Monday, April 16, 2012

Top 10 Rules for Proper Food Combining

Dylan Charles, Contributor
Activist Post

Food and drink are relied upon to nurture life.  But if one does not know that the natures of substances may be opposed to each other, and one consumes them altogether indiscriminately, the vital organs will be thrown out of harmony and disastrous consequences will soon arise.   – Chia Ming, Essential Knowledge for Eating and Drinking, 1368

Trophology is the science of food combining to allow for optimal digestion, optimal absorption of nutrients and optimal expulsion of waste.  Primarily chemistry,
food combining explains how certain foods induce the necessary enzymatic secretions for proper digestion.  When this chemistry is thrown out of balance by demanding that the body process incompatible food combinations, undigested food remains stagnant within the intestinal tract, leading to putrefaction, fermentation, overgrowth of bacteria and toxicity.  This, in turn, leads to myriad illnesses, chronic conditions, food allergies, bloating, metabolic problems and the bulging and distorted body shapes we see everywhere these days.

Every food is different; some are alkaline, others acidic, some are high in fat, others high in fiber.  Because foods are different, paying attention to the basic rules of food combining can give your body the chance it needs to properly use food.

Have you ever left a steak and a tomato on the counter for a week and watched what happens?  They clearly have unique processes of decomposition, and it won’t take long to realize that a rancid steak is not something you want sitting on your counter top, let alone inside your body, for very long.

In order to improve digestion and address certain chronic illnesses, it is advisable to heed these ten powerful food-combining tips as often as possible.


1.  Protein and Starch – The combination of proteins and starch in a single meal is the worst possible food combination there is.  The body begins by producing the alkaline enzyme ptyalin when a starch is chewed.  This begins to break down the starch, but when the food reaches the stomach, this presence of this alkaline enzyme prevents the digestion of proteins in the stomach by pepsin and other acidic stomach secretions.  The meat begins to putrefy within the gut and bacteria attacks the undigested meat.  The result is a heavy bloated feeling, gas, and toxic wastes bleeding into the blood stream.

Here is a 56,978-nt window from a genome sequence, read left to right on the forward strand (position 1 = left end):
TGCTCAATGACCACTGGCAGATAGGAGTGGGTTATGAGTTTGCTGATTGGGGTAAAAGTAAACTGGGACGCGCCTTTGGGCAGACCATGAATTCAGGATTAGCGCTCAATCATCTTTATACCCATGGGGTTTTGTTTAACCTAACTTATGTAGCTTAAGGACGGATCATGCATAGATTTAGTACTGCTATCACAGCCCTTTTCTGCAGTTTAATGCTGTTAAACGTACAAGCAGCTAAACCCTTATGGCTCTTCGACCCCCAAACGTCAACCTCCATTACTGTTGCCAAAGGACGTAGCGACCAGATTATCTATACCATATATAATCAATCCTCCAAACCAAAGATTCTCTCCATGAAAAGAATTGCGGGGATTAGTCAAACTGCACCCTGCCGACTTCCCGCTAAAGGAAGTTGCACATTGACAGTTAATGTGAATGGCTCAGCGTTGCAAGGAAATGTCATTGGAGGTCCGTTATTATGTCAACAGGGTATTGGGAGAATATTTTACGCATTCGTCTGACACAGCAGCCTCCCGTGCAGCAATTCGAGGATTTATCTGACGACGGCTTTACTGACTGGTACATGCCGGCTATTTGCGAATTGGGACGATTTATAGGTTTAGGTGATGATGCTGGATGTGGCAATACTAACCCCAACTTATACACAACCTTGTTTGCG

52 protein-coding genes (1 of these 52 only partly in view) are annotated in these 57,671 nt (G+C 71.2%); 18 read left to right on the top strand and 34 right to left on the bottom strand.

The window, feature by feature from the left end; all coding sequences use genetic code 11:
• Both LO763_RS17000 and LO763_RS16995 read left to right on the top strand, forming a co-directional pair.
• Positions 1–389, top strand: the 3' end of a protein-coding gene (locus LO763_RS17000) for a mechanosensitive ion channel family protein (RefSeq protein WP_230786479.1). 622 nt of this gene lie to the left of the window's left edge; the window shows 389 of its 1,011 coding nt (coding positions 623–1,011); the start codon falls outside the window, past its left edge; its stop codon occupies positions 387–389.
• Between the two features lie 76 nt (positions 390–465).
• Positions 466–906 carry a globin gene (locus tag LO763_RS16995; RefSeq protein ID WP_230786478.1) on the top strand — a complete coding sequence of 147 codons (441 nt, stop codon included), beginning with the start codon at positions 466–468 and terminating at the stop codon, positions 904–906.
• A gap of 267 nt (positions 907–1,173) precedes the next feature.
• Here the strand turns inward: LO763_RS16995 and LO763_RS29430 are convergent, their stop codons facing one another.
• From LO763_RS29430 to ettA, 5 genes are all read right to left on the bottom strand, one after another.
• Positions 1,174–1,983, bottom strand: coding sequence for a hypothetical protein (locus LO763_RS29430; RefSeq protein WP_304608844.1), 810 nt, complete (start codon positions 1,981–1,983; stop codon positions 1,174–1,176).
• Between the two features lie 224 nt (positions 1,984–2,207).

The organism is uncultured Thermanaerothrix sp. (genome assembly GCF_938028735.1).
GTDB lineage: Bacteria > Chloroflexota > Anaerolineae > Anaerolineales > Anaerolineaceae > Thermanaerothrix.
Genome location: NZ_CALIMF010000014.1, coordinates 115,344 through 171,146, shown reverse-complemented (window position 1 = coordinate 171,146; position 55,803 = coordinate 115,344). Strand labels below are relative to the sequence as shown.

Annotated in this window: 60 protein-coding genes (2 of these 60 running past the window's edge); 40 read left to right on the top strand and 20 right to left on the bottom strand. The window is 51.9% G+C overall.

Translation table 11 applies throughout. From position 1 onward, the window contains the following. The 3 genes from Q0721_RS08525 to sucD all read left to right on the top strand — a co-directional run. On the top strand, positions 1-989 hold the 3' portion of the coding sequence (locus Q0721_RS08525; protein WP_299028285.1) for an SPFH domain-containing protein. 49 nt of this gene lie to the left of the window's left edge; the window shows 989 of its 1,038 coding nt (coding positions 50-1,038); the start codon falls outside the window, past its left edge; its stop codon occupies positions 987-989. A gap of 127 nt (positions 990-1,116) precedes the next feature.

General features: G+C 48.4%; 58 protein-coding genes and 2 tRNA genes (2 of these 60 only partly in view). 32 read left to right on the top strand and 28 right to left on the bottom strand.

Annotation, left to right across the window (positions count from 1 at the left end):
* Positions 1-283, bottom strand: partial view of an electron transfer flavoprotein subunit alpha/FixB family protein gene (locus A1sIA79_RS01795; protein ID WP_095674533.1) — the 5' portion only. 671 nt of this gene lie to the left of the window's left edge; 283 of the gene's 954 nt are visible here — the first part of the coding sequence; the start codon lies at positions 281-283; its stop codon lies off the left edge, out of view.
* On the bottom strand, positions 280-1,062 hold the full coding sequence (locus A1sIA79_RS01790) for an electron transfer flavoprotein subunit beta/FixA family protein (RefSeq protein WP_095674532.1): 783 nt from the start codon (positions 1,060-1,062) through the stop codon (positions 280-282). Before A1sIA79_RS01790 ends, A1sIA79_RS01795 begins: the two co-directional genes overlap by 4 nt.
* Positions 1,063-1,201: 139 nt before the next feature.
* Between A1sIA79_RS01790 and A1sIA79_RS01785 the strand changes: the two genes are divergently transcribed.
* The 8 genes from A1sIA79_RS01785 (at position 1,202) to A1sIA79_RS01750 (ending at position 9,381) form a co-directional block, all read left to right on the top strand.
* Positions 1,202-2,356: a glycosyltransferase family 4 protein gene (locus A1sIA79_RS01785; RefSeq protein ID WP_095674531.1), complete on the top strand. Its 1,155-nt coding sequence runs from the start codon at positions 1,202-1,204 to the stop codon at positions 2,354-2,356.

The Rule - Separate concentrated proteins like meat, fish and eggs, from starches like bread, potatoes and rice.

2.  Protein and Protein – Different proteins require different processes to digest.  For example, when meat is consumed, the strongest enzymatic reaction occurs during the first hour, whereas milk or eggs take longer to be digested.  Combining similar meats, like lamb and beef, is typically fine, but complex combinations should be avoided.

The Rule - Avoid meals that combine multiple concentrated proteins, such as fish and cheese, meat and milk, or meat and eggs.

3.  Starch and Acid – When an acidic food is taken with a starch, the secretion of ptyalin in the mouth is disturbed, and the alkaline enzyme needed to break down the starch is absent when the food reaches the stomach.  Oranges, lemons, acidic fruits, and vinegars interrupt the body’s ability to digest starches and they begin to ferment within the gut.

The Rule – Separate starches and acids at mealtime, avoiding combinations like cereal and orange juice, or rice with a vinegar dish.